Agency Official TEFL

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This is how our TEFL graduates feel they have gained from their course, and how they plan to put into action what they learned:

A.C. - Korea said:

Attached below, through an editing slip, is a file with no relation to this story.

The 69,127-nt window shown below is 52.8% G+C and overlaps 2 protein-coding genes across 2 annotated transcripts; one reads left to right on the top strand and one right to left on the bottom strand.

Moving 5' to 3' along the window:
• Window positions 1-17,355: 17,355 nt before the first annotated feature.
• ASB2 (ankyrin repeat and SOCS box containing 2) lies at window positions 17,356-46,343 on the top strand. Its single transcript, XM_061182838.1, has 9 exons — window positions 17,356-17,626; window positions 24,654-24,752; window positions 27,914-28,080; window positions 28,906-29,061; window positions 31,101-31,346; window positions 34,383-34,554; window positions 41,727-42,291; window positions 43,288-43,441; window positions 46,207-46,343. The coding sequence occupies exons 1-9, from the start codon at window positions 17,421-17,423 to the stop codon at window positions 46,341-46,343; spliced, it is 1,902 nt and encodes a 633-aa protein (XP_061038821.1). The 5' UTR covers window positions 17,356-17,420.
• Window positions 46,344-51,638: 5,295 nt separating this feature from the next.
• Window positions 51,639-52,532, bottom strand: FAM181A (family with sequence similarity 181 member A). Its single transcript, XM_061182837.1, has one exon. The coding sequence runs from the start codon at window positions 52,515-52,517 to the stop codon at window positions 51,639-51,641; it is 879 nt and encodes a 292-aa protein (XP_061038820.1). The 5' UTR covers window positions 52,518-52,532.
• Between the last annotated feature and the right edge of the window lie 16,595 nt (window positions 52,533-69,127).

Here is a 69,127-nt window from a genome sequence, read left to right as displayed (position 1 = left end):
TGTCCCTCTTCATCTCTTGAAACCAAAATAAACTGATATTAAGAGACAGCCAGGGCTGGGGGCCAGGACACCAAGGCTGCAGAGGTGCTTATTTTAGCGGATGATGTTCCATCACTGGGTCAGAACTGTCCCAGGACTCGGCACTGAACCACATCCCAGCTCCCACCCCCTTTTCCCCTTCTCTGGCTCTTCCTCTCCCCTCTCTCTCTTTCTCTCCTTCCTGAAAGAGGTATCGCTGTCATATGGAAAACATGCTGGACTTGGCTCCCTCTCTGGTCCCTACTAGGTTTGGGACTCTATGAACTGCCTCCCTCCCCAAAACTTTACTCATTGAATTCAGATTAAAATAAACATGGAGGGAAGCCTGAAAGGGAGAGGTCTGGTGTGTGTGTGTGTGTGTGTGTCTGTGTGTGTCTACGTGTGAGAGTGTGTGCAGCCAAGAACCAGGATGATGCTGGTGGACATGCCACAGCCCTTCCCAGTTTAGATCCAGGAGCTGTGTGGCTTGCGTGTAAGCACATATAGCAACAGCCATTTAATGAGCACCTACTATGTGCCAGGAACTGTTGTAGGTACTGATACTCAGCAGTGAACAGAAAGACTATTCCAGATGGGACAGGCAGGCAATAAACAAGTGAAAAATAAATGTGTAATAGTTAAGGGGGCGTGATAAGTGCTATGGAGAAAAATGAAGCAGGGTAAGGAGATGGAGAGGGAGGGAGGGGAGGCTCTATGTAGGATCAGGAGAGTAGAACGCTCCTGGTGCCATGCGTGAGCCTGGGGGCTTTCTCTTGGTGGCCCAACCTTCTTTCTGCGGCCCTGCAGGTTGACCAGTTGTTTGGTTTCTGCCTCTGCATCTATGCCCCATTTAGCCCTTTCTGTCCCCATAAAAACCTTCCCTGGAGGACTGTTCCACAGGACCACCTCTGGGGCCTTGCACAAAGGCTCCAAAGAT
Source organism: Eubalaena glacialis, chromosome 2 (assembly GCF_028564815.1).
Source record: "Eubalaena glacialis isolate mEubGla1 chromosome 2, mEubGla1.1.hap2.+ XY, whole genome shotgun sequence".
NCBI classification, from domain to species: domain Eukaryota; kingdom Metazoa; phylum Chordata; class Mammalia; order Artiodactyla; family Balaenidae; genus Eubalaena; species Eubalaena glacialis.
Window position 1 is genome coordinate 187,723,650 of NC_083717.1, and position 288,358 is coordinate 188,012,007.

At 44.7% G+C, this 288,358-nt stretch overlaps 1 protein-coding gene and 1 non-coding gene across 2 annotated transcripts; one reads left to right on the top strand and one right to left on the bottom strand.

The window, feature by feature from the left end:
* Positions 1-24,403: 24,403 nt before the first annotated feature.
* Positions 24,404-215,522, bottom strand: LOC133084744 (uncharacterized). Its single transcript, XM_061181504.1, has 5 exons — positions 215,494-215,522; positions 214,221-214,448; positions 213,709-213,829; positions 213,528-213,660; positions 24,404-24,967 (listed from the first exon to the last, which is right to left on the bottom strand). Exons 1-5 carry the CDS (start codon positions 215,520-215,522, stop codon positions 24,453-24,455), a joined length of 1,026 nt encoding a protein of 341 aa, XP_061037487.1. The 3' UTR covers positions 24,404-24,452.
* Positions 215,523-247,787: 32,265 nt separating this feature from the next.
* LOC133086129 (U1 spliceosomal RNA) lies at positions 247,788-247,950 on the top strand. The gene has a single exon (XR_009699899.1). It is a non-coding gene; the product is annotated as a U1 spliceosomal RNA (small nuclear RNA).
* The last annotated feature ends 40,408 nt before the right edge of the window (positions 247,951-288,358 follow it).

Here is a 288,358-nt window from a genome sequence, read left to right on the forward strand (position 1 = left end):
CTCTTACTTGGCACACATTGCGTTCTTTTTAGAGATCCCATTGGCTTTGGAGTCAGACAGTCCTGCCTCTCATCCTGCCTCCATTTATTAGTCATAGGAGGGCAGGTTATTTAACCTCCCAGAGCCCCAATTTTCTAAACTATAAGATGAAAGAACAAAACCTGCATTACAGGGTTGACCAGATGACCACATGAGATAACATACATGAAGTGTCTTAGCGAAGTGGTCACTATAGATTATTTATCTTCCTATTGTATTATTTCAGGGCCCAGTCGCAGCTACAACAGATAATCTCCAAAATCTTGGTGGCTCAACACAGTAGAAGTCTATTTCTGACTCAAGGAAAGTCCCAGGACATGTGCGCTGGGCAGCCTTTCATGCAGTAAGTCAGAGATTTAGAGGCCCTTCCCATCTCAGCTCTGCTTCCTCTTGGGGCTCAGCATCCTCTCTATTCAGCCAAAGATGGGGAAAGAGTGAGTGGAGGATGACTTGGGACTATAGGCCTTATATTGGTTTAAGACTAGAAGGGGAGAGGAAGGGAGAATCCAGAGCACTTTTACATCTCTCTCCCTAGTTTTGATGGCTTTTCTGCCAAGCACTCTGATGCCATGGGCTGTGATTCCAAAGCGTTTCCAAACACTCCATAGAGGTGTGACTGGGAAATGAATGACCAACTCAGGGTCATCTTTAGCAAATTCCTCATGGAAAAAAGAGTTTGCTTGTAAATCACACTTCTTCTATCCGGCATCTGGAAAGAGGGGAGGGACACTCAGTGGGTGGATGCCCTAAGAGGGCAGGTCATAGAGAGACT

Phonetics/Phonology Phonology is the study of the sounds by speakers of a particular language. A phoneme is a sound that makes a difference in meaning in a language. Since all students who study language need to be able to perceive and create the sounds that make up words, it is obvious how important the role of phonological knowledge is in learning a second language. Freeman and Freeman (2004) believe that ?students learning English as a second language must develop the ability to comprehend and produce the sounds of English. That is, they must develop control over English phonology? (p. 83). The problem is that most native english speakers have never been taught the subject of phonology because English, being their primary language, was acquired naturally. However, even a basic knowledge of phonology can be of great assistance to native English teachers as it will allow them to develop more effective instruction to English language learners. By understanding that phonemes vary across languages, and that sounds which are phonemes in one language may be allophones of a phoneme in another language, we can predict potential problems and thus, adapt a strategy that accommodates or addresses these issues. First, native English teachers can employ methods based on the acquisition perspective by keeping the focus on meaning construction through reading aloud with context embedded stories and engaging in interesting interactive activities. Experts believe that when English learners are trying to use English to understand some academic content area, these students can use their background knowledge and cues in making meaning. students can acquire both oral and written English in classes in which language is learned through content area study (Freeman & Freeman, 2004). At the same time, when students are learning phonics to learn how to read and when phonemic awareness becomes more of a concern, teachers should clearly introduce the contrasts of phonemes that may be allophones of a single phoneme in their language. For example, in korea, the sounds of ?l? and ?r? are allophones of a single phoneme. Therefore, korean students may have difficulty distinguishing words such as ?stole-store? or ?roll-roar.? By providing comprehensible input and making students aware of these differences, students will be able to detect and distinguish these sounds improving their pronunciation as well as their listening skills. According to one study, if a child never encounters contrastive use of two segments (because, for example, they are allophones of a single phoneme in that language), the structure that differentiates them will never be posited. Therefore, ?input drives the acquisition of phonemic contrasts? (Brown, 1998). As teachers, it is important to take note of and identify the differences between our students? L1 phonemes and our own. To assist pronunciation instruction and help learners distinguish different sounds, teachers should familiarize themselves with the phonetic alphabet and symbols. They should also pay close attention to the physical location of a phoneme?s production (place of articulation) so that they can explain and demonstrate how each sound is produced. Mouth diagrams showing how each sound is made is also beneficial since they help learners visualize what the mouth is doing thereby enabling them to emulate the action. Phonology, phonemic awareness, and clear pronunciation are necessary for clear communication. Learners need to be able to distinguish sounds to comprehend what is spoken and they need to be able to articulate words with proper pronunciation to be understood. By introducing the contrasts of phonemes that may be allophones of a single phoneme in the learner?s language and by clearly demonstrating, illustrating and practicing the production of phonemes, learners will be able to speak intelligibly and communicate with confidence. References: Brown, C.A. (1998). The role of the L1 grammar in the L2 acquisition of segmental structure. Second Language Research, 14(2), 136?193. Retrieved July 28, 2010, from ProQuest Direct database. Freeman, D.E., & Freeman, Y.S. (2004). Essential linguistics: What you need to know to teach. Porstmouth, NH: Heinemann.